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Presentation on theme: "Patton Cheung Gurjeet Sandhu Kezheng Li Justin “Bieber” Ling."— Presentation transcript:

1 Patton Cheung Gurjeet Sandhu Kezheng Li Justin “Bieber” Ling

2 1.Company Overview 2.Risk Management Activities 3.Compensation Practices

3 Overview Morgan Stanley is a global financial services firm headquartered in New York City serving a diversified group of corporations, governments, financial institutions, and individuals. Morgan Stanley also operates in 36 countries around the world, with over 600 offices and a workforce of over 60,000.

4 Global Offices Headquartered in New York City, US


6 Company History



9 Financial Crisis Morgan Stanley Trading Price from 2001-2011

10 Financial Crisis Converted to bank holding company Regulated by the Federal Reserve No longer a securities firm Morgan Stanley borrowed $107.3 billion from the Fed during the 2008 crisis $ 9 billion invested by Mitsubishi UFJ Financial Group Bought Smith Barney from Citigroup Joint venture with Citigroup No.1 in customer service among full-service brokerage firms



13 Industry The company operates in three business segments Institutional Securities Global Wealth Management Group Asset Management.



16 5 Year Net Revenue

17 Business Mix


19 Operating Committee

20 James P Gorman CEO

21 Ruth Porat CFO

22 Keishi Hotsuki CRO Bachelor’s degree in Economics from Hitotsubashi University Masters of Science in Industrial Administration from Carnegie Mellon University

23 Risk Management Philosophy Five Key Principles Comprehensiveness Independence Accountability Defined risk tolerance Transparency. “Management believes effective risk management is vital to the success of the Company’s business activities” “The cornerstone of the Company’s risk management philosophy is the execution of risk-adjusted returns through prudent risk-taking that protects the Company’s capital base and franchise.”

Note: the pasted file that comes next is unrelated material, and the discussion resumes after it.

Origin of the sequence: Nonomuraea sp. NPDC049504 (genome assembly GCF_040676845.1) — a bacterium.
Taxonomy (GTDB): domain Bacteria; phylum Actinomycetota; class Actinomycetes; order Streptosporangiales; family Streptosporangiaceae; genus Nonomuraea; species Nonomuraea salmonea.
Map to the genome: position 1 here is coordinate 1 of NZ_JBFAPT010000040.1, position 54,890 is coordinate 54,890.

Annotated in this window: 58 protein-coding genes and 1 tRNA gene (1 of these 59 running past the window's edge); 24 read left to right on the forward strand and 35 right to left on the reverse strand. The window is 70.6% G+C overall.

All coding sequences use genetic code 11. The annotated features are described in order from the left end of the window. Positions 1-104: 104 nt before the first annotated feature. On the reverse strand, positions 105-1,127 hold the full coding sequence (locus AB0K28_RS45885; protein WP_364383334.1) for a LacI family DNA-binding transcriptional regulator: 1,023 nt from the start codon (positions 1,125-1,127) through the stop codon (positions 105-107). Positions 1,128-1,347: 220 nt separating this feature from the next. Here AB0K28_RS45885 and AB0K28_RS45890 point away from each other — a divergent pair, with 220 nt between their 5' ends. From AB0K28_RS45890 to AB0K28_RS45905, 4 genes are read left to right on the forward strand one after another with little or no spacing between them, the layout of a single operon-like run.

24 Risk Governance Structure Board of Directors Audit Committee and the Risk Committee of the Board Senior management oversight (including the Chief Executive Officer, the Chief Risk Officer, the Chief Financial Officer, the Chief Legal Officer and the Chief Compliance Officer) Internal Audit Department Independent risk management functions (including the Market Risk Department, Credit Risk Management, the Corporate Treasury Department and the Operational Risk Department) Company control groups (including the Human Resources Department, the Legal and Compliance Division, the Tax Department and the Financial Control Group)

25 Risk Committee Oversees – Risk governance structure – Risk management and risk assessment guidelines and policies regarding market, credit and liquidity and funding risk – Risk tolerance – Performance of the Chief Risk Officer



28 Fair Value Evaluation Level 1—Valuations based on quoted prices in active markets for identical assets or liabilities that the company has the ability to access. Valuation adjustments and block discounts are not applied to Level 1 Level 2—Valuations based on one or more quoted prices in markets that are not active or for which all significant inputs are observable, either directly or indirectly. Level 3—Valuations based on inputs that are unobservable and significant to the overall fair value measurement.

29 Fair Value Evaluation

30 Balance Sheet



33 Income Statement



36 Cash Flow



39 Risk Factors

40 Type of Risks Operational risk – Risk of losses arising from insufficient controls on people, resources, and processes and external factors such as compliance risk Legal/Regulatory risk – Risk of losses in fines, penalties, damages resulting from noncompliance and legal actions Credit risk – Risk of default from borrowers